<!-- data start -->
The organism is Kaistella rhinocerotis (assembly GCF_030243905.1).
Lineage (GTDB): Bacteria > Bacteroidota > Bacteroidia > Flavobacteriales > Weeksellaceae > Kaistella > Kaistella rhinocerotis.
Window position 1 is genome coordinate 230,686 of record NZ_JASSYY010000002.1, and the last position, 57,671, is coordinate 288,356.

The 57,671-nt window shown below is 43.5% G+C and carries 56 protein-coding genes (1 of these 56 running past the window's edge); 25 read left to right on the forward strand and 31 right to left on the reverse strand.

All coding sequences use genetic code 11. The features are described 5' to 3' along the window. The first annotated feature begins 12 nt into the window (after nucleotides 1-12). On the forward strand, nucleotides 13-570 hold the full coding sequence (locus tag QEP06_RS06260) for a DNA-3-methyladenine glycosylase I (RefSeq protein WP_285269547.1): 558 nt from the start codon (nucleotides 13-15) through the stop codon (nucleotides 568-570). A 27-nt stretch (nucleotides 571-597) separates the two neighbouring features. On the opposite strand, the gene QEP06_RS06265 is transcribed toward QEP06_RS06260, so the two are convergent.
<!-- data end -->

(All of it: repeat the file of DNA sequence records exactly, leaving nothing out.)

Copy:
The organism is Kaistella rhinocerotis (assembly GCF_030243905.1).
Lineage (GTDB): Bacteria > Bacteroidota > Bacteroidia > Flavobacteriales > Weeksellaceae > Kaistella > Kaistella rhinocerotis.
Window position 1 is genome coordinate 230,686 of record NZ_JASSYY010000002.1, and the last position, 57,671, is coordinate 288,356.

The 57,671-nt window shown below is 43.5% G+C and carries 56 protein-coding genes (1 of these 56 running past the window's edge); 25 read left to right on the forward strand and 31 right to left on the reverse strand.

All coding sequences use genetic code 11. The features are described 5' to 3' along the window. The first annotated feature begins 12 nt into the window (after nucleotides 1-12). On the forward strand, nucleotides 13-570 hold the full coding sequence (locus tag QEP06_RS06260) for a DNA-3-methyladenine glycosylase I (RefSeq protein WP_285269547.1): 558 nt from the start codon (nucleotides 13-15) through the stop codon (nucleotides 568-570). A 27-nt stretch (nucleotides 571-597) separates the two neighbouring features. On the opposite strand, the gene QEP06_RS06265 is transcribed toward QEP06_RS06260, so the two are convergent.